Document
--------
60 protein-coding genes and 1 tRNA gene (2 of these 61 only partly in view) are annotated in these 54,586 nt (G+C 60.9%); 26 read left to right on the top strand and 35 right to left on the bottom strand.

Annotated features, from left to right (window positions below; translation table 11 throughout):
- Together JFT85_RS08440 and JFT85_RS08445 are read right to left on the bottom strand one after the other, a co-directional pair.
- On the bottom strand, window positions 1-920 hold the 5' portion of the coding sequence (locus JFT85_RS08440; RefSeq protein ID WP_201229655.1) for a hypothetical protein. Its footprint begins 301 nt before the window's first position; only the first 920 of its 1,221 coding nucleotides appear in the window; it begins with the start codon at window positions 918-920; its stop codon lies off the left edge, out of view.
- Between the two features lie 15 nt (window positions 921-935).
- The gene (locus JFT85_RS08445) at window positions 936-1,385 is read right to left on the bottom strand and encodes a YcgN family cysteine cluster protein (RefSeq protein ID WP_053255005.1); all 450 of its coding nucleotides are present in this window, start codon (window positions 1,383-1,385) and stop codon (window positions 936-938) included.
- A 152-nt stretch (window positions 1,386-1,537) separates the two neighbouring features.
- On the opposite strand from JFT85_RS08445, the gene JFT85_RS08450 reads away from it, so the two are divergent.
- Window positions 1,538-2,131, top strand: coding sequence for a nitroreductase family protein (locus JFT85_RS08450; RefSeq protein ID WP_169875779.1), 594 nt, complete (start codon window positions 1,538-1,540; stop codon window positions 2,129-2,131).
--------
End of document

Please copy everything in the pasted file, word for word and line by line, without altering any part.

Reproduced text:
60 protein-coding genes and 1 tRNA gene (2 of these 61 only partly in view) are annotated in these 54,586 nt (G+C 60.9%); 26 read left to right on the top strand and 35 right to left on the bottom strand.

Annotated features, from left to right (window positions below; translation table 11 throughout):
- Together JFT85_RS08440 and JFT85_RS08445 are read right to left on the bottom strand one after the other, a co-directional pair.
- On the bottom strand, window positions 1-920 hold the 5' portion of the coding sequence (locus JFT85_RS08440; RefSeq protein ID WP_201229655.1) for a hypothetical protein. Its footprint begins 301 nt before the window's first position; only the first 920 of its 1,221 coding nucleotides appear in the window; it begins with the start codon at window positions 918-920; its stop codon lies off the left edge, out of view.
- Between the two features lie 15 nt (window positions 921-935).
- The gene (locus JFT85_RS08445) at window positions 936-1,385 is read right to left on the bottom strand and encodes a YcgN family cysteine cluster protein (RefSeq protein ID WP_053255005.1); all 450 of its coding nucleotides are present in this window, start codon (window positions 1,383-1,385) and stop codon (window positions 936-938) included.
- A 152-nt stretch (window positions 1,386-1,537) separates the two neighbouring features.
- On the opposite strand from JFT85_RS08445, the gene JFT85_RS08450 reads away from it, so the two are divergent.
- Window positions 1,538-2,131, top strand: coding sequence for a nitroreductase family protein (locus JFT85_RS08450; RefSeq protein ID WP_169875779.1), 594 nt, complete (start codon window positions 1,538-1,540; stop codon window positions 2,129-2,131).